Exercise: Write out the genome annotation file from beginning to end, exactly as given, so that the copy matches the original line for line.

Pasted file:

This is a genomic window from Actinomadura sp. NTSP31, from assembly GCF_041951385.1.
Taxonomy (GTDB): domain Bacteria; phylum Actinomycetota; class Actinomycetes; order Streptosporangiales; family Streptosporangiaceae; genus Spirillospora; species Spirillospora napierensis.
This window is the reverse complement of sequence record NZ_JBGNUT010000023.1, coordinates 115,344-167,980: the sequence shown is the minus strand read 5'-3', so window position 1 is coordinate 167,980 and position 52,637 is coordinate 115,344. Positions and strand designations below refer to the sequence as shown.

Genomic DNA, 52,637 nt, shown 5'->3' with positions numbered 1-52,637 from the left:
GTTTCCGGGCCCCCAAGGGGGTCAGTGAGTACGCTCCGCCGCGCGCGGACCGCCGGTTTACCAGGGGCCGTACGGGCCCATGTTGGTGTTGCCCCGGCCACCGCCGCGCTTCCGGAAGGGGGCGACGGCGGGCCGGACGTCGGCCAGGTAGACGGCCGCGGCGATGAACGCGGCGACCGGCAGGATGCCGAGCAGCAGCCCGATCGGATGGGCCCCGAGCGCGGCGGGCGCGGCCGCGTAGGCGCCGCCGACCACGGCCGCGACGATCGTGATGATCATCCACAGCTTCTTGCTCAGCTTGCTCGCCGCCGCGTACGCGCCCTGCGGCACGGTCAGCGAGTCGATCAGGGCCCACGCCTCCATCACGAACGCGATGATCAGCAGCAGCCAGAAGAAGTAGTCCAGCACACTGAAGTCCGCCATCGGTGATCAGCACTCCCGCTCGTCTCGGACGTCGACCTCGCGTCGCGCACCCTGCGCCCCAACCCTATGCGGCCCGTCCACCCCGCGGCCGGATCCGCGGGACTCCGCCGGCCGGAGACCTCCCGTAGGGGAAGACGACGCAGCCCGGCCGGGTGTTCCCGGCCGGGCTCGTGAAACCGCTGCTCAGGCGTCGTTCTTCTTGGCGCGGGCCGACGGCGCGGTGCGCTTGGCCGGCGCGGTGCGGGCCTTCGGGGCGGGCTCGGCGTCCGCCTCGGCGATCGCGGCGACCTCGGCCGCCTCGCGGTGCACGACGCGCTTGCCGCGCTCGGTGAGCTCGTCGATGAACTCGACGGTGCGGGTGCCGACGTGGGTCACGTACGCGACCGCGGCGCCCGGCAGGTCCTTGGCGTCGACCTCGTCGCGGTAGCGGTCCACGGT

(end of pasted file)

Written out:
This is a genomic window from Actinomadura sp. NTSP31, from assembly GCF_041951385.1.
Taxonomy (GTDB): domain Bacteria; phylum Actinomycetota; class Actinomycetes; order Streptosporangiales; family Streptosporangiaceae; genus Spirillospora; species Spirillospora napierensis.
This window is the reverse complement of sequence record NZ_JBGNUT010000023.1, coordinates 115,344-167,980: the sequence shown is the minus strand read 5'-3', so window position 1 is coordinate 167,980 and position 52,637 is coordinate 115,344. Positions and strand designations below refer to the sequence as shown.

Genomic DNA, 52,637 nt, shown 5'->3' with positions numbered 1-52,637 from the left:
GTTTCCGGGCCCCCAAGGGGGTCAGTGAGTACGCTCCGCCGCGCGCGGACCGCCGGTTTACCAGGGGCCGTACGGGCCCATGTTGGTGTTGCCCCGGCCACCGCCGCGCTTCCGGAAGGGGGCGACGGCGGGCCGGACGTCGGCCAGGTAGACGGCCGCGGCGATGAACGCGGCGACCGGCAGGATGCCGAGCAGCAGCCCGATCGGATGGGCCCCGAGCGCGGCGGGCGCGGCCGCGTAGGCGCCGCCGACCACGGCCGCGACGATCGTGATGATCATCCACAGCTTCTTGCTCAGCTTGCTCGCCGCCGCGTACGCGCCCTGCGGCACGGTCAGCGAGTCGATCAGGGCCCACGCCTCCATCACGAACGCGATGATCAGCAGCAGCCAGAAGAAGTAGTCCAGCACACTGAAGTCCGCCATCGGTGATCAGCACTCCCGCTCGTCTCGGACGTCGACCTCGCGTCGCGCACCCTGCGCCCCAACCCTATGCGGCCCGTCCACCCCGCGGCCGGATCCGCGGGACTCCGCCGGCCGGAGACCTCCCGTAGGGGAAGACGACGCAGCCCGGCCGGGTGTTCCCGGCCGGGCTCGTGAAACCGCTGCTCAGGCGTCGTTCTTCTTGGCGCGGGCCGACGGCGCGGTGCGCTTGGCCGGCGCGGTGCGGGCCTTCGGGGCGGGCTCGGCGTCCGCCTCGGCGATCGCGGCGACCTCGGCCGCCTCGCGGTGCACGACGCGCTTGCCGCGCTCGGTGAGCTCGTCGATGAACTCGACGGTGCGGGTGCCGACGTGGGTCACGTACGCGACCGCGGCGCCCGGCAGGTCCTTGGCGTCGACCTCGTCGCGGTAGCGGTCCACGGT